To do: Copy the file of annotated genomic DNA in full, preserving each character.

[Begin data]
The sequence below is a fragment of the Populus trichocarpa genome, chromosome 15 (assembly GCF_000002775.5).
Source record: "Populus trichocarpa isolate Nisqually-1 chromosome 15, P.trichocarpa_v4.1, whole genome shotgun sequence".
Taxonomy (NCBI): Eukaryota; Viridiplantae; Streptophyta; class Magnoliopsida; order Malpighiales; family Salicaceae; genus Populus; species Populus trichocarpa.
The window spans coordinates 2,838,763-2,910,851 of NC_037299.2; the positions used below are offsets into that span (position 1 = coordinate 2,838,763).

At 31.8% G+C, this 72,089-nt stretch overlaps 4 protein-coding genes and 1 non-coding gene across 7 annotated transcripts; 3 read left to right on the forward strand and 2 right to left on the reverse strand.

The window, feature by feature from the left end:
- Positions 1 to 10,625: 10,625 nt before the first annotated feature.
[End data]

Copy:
The sequence below is a fragment of the Populus trichocarpa genome, chromosome 15 (assembly GCF_000002775.5).
Source record: "Populus trichocarpa isolate Nisqually-1 chromosome 15, P.trichocarpa_v4.1, whole genome shotgun sequence".
Taxonomy (NCBI): Eukaryota; Viridiplantae; Streptophyta; class Magnoliopsida; order Malpighiales; family Salicaceae; genus Populus; species Populus trichocarpa.
The window spans coordinates 2,838,763-2,910,851 of NC_037299.2; the positions used below are offsets into that span (position 1 = coordinate 2,838,763).

At 31.8% G+C, this 72,089-nt stretch overlaps 4 protein-coding genes and 1 non-coding gene across 7 annotated transcripts; 3 read left to right on the forward strand and 2 right to left on the reverse strand.

The window, feature by feature from the left end:
- Positions 1 to 10,625: 10,625 nt before the first annotated feature.